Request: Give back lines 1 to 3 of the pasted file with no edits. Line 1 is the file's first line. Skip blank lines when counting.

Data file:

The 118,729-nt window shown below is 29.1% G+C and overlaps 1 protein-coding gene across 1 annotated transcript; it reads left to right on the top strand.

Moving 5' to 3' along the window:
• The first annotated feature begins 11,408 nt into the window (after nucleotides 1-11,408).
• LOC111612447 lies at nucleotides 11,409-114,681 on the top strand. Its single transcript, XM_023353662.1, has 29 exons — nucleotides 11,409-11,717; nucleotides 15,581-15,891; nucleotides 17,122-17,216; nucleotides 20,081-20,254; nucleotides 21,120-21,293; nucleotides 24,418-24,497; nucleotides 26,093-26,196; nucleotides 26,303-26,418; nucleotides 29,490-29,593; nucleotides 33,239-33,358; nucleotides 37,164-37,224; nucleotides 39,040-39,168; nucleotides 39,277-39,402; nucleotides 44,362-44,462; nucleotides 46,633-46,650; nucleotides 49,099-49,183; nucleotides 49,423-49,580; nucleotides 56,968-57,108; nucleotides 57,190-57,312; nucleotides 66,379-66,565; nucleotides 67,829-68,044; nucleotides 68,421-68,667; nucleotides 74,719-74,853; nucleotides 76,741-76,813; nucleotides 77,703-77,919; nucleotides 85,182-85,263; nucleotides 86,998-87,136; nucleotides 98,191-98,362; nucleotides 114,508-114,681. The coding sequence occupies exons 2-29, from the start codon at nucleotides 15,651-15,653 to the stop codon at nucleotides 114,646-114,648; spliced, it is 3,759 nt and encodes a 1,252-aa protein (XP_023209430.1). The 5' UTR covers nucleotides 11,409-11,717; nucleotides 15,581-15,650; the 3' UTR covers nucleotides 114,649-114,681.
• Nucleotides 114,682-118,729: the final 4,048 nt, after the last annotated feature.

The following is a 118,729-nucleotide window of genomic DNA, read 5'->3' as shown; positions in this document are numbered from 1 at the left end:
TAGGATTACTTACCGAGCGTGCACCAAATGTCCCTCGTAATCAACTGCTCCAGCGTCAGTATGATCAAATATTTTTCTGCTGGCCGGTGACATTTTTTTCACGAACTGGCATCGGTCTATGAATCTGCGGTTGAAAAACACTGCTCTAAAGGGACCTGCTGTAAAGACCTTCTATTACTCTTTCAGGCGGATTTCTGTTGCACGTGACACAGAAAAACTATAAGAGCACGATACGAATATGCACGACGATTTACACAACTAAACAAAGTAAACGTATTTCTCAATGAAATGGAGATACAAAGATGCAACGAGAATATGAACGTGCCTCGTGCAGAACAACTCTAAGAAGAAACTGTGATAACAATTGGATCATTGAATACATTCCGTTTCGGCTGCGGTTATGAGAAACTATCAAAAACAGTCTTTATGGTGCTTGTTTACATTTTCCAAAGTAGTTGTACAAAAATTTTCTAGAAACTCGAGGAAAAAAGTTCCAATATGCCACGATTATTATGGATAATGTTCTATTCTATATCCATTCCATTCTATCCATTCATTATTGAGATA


The 118,729-nt window shown below is 29.1% G+C and overlaps 1 protein-coding gene across 1 annotated transcript; it reads left to right on the top strand.

Moving 5' to 3' along the window:
• The first annotated feature begins 11,408 nt into the window (after nucleotides 1-11,408).